I boiled water and cooked a white Hannah yam while making the filling, but set it to the side for the first 15 minutes the pie was in the oven. When the yam was cool enough to touch, I mashed it and spread it over the pie (which I had briefly taken out of the oven, of course) and then let it bake until the top was starting to develop a crust and turn brown and the pie crust was golden and crispy (20 more minutes or so). The look on Sean’s face when he returned home after another fifteen hour work day was all I needed to know I had really shown him how much I care. After all, we all know the way to a man’s heart…
One slice of this was definitely not enough for either of us. I must admit- this was one of my best dishes in a long time.
I hadn’t planned to blog about this dish, but it was so simple and good, I thought- Why not?
Kale was on sale at Whole Foods, so I came home with more kale than a single woman can consume without juicing it. That meant kale was going to be added in to whatever concoction I came up with for dinner. I also had a dozen eggs I hadn’t even touched in a week, so I decided to throw together an egg-based baked dish (or baked frittata, if that is even a culinary possibility, as frittatas are traditionally skillet-fried…) But, I’m calling this dish a Sweet Potato Kale Frittata. Sorry that it’s technically not a frittata.
I sautéed half of a chopped red onion in a few tablespoons of olive oil, and then added a peeled and cubed white sweet potato (2 cups or so). When the potato was soft, I added a couple cups of thinly sliced kale and a half cup of chopped parsley. Next, I transferred the potato kale base into a bowl and mixed it with 6 eggs that had been whisked with a few tablespoons of olive oil and a little bit of grated white cheddar cheese. After all of the potato and kale mixture was coated with egg, I salted, peppered and poured it into a pyrex baking dish.
I baked it for 40 minutes or so on 350 and it came out perfectly, which could have been a fluke as I was on the phone the entire time and not even paying attention to the oven.
As I was in a no-frills cooking mood, I topped it with my favorite condiment: Ketchup mixed with Red Rocks Hickory Smoke Seasoning from Savory Spice Shop. You can’t go wrong with that combo.
Call me old fashioned. But, when he calls me at 9 pm to say he’s coming over, I naturally ask if he’s eaten. When the response is “no,” I think it’s time to get cooking. Nine pm is generally considered late to start cooking, so I decided to make something simple with whatever I had in the kitchen. In this case, for my eighth dish in my 14-part series (or challenge:) of giving him a taste of how much I care, I made roasted sweet potato and carrot coconut soup topped with coconut baby bok choy. With a name so long, it might sound like a complex dish, but it was simple and delicious.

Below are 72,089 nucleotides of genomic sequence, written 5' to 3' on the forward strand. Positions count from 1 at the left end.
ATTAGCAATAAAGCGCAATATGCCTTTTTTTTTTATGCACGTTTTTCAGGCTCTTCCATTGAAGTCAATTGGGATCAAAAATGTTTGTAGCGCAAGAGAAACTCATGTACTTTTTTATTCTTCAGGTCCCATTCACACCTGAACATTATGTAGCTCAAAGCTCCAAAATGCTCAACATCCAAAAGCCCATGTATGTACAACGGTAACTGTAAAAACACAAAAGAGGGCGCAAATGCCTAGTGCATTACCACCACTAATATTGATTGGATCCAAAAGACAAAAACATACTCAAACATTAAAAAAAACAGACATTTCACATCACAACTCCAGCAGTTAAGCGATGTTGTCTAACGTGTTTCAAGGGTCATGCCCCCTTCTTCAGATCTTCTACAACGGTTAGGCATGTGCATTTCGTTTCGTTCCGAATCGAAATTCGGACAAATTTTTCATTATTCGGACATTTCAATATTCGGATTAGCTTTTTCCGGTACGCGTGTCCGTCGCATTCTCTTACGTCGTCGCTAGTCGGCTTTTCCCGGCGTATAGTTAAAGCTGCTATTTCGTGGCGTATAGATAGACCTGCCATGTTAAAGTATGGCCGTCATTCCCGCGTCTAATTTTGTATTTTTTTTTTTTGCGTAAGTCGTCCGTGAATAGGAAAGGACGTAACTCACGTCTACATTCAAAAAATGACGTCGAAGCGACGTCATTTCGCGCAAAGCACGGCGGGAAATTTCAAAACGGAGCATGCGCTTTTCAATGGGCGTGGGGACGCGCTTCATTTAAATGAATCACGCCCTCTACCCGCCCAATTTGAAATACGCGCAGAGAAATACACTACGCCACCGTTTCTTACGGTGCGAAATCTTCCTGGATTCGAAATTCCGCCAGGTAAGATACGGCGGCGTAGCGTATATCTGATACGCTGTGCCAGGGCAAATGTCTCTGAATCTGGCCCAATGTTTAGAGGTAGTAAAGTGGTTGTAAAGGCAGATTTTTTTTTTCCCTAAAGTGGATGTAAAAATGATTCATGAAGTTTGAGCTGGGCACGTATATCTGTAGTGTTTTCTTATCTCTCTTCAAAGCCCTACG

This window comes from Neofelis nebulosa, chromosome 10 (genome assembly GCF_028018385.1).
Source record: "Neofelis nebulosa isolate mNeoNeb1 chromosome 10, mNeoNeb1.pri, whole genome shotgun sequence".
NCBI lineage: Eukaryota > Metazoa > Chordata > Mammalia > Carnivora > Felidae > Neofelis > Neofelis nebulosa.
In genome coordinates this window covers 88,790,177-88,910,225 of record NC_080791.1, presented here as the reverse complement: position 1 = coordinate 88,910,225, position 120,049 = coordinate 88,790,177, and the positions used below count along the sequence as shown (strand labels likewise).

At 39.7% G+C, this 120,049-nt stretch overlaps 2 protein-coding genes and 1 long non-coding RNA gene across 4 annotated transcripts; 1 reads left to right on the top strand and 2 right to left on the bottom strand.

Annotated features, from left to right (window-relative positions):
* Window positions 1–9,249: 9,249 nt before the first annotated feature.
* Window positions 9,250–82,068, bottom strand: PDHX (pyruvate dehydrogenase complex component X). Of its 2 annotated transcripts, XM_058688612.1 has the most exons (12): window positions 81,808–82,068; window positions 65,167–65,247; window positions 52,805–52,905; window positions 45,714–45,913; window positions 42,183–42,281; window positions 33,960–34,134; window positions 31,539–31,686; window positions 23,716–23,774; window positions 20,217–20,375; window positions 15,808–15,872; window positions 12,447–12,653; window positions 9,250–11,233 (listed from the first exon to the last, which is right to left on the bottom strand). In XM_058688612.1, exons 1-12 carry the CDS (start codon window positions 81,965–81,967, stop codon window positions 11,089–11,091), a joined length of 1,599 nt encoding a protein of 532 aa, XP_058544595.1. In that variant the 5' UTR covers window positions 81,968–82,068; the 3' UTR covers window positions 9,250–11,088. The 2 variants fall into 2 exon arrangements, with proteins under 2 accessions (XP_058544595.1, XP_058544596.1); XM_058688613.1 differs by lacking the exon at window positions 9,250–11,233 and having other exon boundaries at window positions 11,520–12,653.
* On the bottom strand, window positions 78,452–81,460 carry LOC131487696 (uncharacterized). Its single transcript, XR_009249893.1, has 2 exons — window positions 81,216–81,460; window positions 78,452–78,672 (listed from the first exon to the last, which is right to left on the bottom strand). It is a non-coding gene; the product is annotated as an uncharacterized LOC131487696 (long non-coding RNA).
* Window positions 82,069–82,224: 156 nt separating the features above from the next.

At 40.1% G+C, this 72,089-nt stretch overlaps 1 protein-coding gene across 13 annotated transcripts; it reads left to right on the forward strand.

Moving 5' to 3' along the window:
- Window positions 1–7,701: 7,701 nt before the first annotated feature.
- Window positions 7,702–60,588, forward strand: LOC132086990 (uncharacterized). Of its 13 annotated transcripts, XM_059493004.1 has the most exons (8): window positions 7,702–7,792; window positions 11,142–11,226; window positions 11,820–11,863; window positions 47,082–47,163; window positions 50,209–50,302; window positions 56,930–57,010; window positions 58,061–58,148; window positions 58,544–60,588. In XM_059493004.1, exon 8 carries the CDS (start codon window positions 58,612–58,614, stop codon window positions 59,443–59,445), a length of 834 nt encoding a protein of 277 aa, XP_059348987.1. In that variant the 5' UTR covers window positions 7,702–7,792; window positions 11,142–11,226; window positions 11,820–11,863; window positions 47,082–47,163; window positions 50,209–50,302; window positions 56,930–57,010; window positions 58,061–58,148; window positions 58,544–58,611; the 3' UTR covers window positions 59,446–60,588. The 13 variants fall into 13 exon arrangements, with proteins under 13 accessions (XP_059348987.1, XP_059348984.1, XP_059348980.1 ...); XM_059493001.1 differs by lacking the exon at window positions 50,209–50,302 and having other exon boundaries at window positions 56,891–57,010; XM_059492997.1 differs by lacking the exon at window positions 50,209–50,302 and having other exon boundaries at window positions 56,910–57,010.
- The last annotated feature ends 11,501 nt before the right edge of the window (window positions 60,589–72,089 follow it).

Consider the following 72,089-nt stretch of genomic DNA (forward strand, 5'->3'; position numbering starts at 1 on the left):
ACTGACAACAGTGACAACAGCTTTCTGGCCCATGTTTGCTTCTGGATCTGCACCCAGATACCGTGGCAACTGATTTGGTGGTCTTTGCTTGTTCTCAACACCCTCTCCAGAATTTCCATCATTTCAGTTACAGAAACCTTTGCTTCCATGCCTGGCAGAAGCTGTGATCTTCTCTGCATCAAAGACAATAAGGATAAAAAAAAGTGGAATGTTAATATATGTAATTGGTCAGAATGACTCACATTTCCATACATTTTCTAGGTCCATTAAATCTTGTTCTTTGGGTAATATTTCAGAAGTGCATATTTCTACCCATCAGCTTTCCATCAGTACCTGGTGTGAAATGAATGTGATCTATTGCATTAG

Here’s how I made it-
I started by roasting two garnet yams (peeled), four carrots (also peeled), and a sliced shallot in a tablespoon of coconut cream (or fat- the thick cream at the top of an undisturbed can of coconut milk) and a few tablespoons of maple syrup. This took approximately 30 minutes in a 400 degree oven.
When the yams and carrots are easily pierced with a fork, remove them from the oven and let them cool for 15 minutes or so. Meanwhile, skim off the rest of the coconut fat and separate it from the clear water. I LOVE this white temptress. I could eat it with a spoon.
Next, coarsely chop the baby bok choy and separate the leafy greens from the celery-like stalk. Chop a little red onion (maybe 1/2 cup), and you’re ready to assemble the meal.
Put the yams and carrots, the rest of the coconut water, and enough broth (veggie or chicken) to cover the yams into the Vitamix. Blend this into a perfectly smooth puree (it just takes a few seconds in my favorite 2 horse-power toy). Pour this into a stock pot and simmer on medium high. I seasoned it with some cinnamon, cayenne, Vietnamese Sweet Lemongrass Curry (a Savory Spice Shop original), and soy sauce. How much of those ingredients did I add? I don’t know… a little of this, a little of that. I’d say season to your liking.
While the soup was heating, I added the last dollop of coconut fat to a pan on medium high and started to sauté the onion. When that was translucent, I added the stalky part of the bok choy and got that soft before adding the chopped bok choy leaves. Then a splash of soy sauce, and it’s done.
Top the soup with coconut baby bok choy and enjoy.